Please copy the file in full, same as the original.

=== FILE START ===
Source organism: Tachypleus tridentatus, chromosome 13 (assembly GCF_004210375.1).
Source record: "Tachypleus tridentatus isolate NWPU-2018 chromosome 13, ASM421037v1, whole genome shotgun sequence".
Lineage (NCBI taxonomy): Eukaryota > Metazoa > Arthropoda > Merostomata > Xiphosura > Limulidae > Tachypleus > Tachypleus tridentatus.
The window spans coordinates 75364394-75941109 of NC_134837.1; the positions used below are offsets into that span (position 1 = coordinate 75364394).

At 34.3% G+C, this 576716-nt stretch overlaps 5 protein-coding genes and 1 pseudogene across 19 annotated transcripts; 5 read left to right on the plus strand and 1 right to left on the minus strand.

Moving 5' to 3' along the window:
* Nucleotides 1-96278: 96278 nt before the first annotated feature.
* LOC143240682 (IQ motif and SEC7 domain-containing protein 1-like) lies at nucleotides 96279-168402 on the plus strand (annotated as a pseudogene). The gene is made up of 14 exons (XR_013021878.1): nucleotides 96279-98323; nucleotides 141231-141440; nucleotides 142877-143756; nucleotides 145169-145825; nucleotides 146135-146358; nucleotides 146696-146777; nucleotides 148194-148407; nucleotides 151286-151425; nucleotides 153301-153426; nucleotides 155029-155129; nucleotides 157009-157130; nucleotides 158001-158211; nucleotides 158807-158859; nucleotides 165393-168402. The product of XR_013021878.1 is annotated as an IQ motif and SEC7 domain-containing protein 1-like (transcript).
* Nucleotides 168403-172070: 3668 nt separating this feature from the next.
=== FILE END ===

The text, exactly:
Source organism: Tachypleus tridentatus, chromosome 13 (assembly GCF_004210375.1).
Source record: "Tachypleus tridentatus isolate NWPU-2018 chromosome 13, ASM421037v1, whole genome shotgun sequence".
Lineage (NCBI taxonomy): Eukaryota > Metazoa > Arthropoda > Merostomata > Xiphosura > Limulidae > Tachypleus > Tachypleus tridentatus.
The window spans coordinates 75364394-75941109 of NC_134837.1; the positions used below are offsets into that span (position 1 = coordinate 75364394).

At 34.3% G+C, this 576716-nt stretch overlaps 5 protein-coding genes and 1 pseudogene across 19 annotated transcripts; 5 read left to right on the plus strand and 1 right to left on the minus strand.

Moving 5' to 3' along the window:
* Nucleotides 1-96278: 96278 nt before the first annotated feature.
* LOC143240682 (IQ motif and SEC7 domain-containing protein 1-like) lies at nucleotides 96279-168402 on the plus strand (annotated as a pseudogene). The gene is made up of 14 exons (XR_013021878.1): nucleotides 96279-98323; nucleotides 141231-141440; nucleotides 142877-143756; nucleotides 145169-145825; nucleotides 146135-146358; nucleotides 146696-146777; nucleotides 148194-148407; nucleotides 151286-151425; nucleotides 153301-153426; nucleotides 155029-155129; nucleotides 157009-157130; nucleotides 158001-158211; nucleotides 158807-158859; nucleotides 165393-168402. The product of XR_013021878.1 is annotated as an IQ motif and SEC7 domain-containing protein 1-like (transcript).
* Nucleotides 168403-172070: 3668 nt separating this feature from the next.